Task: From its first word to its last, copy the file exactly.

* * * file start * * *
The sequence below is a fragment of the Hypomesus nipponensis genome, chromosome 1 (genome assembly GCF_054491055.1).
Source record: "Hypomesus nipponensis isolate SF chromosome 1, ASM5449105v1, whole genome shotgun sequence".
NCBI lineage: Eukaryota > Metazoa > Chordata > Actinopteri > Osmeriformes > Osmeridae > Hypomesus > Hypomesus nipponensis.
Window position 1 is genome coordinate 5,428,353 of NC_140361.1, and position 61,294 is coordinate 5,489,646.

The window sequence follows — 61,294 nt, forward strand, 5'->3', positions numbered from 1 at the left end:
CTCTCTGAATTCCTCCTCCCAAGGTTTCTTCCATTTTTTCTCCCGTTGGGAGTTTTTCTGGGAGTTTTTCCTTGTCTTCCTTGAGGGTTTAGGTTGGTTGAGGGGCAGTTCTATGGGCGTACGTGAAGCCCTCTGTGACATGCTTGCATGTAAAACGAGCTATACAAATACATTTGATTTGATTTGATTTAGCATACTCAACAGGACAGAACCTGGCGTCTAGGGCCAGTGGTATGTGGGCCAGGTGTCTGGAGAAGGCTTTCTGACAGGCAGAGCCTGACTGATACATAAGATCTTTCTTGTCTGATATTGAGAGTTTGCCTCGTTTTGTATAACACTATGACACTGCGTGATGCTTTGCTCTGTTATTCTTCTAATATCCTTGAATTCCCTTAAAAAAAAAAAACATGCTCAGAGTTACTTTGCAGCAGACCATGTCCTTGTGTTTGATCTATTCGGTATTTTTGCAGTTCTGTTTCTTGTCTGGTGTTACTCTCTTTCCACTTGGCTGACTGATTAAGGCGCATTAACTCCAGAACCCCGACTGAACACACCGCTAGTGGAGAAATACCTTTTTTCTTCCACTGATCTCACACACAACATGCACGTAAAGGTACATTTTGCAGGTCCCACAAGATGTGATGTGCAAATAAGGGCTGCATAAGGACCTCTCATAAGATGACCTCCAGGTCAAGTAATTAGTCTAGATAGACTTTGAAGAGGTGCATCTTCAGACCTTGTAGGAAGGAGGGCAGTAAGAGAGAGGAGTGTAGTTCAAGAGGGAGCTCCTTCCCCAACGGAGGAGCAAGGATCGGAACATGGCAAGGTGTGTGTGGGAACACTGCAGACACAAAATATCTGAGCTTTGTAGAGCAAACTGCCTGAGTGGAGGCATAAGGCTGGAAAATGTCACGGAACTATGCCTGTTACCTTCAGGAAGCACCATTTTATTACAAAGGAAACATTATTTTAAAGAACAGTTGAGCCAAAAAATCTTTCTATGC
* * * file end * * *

The sequence below is a fragment of the Hypomesus nipponensis genome, chromosome 1 (genome assembly GCF_054491055.1).
Source record: "Hypomesus nipponensis isolate SF chromosome 1, ASM5449105v1, whole genome shotgun sequence".
NCBI lineage: Eukaryota > Metazoa > Chordata > Actinopteri > Osmeriformes > Osmeridae > Hypomesus > Hypomesus nipponensis.
Window position 1 is genome coordinate 5,428,353 of NC_140361.1, and position 61,294 is coordinate 5,489,646.

The window sequence follows — 61,294 nt, forward strand, 5'->3', positions numbered from 1 at the left end:
CTCTCTGAATTCCTCCTCCCAAGGTTTCTTCCATTTTTTCTCCCGTTGGGAGTTTTTCTGGGAGTTTTTCCTTGTCTTCCTTGAGGGTTTAGGTTGGTTGAGGGGCAGTTCTATGGGCGTACGTGAAGCCCTCTGTGACATGCTTGCATGTAAAACGAGCTATACAAATACATTTGATTTGATTTGATTTAGCATACTCAACAGGACAGAACCTGGCGTCTAGGGCCAGTGGTATGTGGGCCAGGTGTCTGGAGAAGGCTTTCTGACAGGCAGAGCCTGACTGATACATAAGATCTTTCTTGTCTGATATTGAGAGTTTGCCTCGTTTTGTATAACACTATGACACTGCGTGATGCTTTGCTCTGTTATTCTTCTAATATCCTTGAATTCCCTTAAAAAAAAAAAACATGCTCAGAGTTACTTTGCAGCAGACCATGTCCTTGTGTTTGATCTATTCGGTATTTTTGCAGTTCTGTTTCTTGTCTGGTGTTACTCTCTTTCCACTTGGCTGACTGATTAAGGCGCATTAACTCCAGAACCCCGACTGAACACACCGCTAGTGGAGAAATACCTTTTTTCTTCCACTGATCTCACACACAACATGCACGTAAAGGTACATTTTGCAGGTCCCACAAGATGTGATGTGCAAATAAGGGCTGCATAAGGACCTCTCATAAGATGACCTCCAGGTCAAGTAATTAGTCTAGATAGACTTTGAAGAGGTGCATCTTCAGACCTTGTAGGAAGGAGGGCAGTAAGAGAGAGGAGTGTAGTTCAAGAGGGAGCTCCTTCCCCAACGGAGGAGCAAGGATCGGAACATGGCAAGGTGTGTGTGGGAACACTGCAGACACAAAATATCTGAGCTTTGTAGAGCAAACTGCCTGAGTGGAGGCATAAGGCTGGAAAATGTCACGGAACTATGCCTGTTACCTTCAGGAAGCACCATTTTATTACAAAGGAAACATTATTTTAAAGAACAGTTGAGCCAAAAAATCTTTCTATGC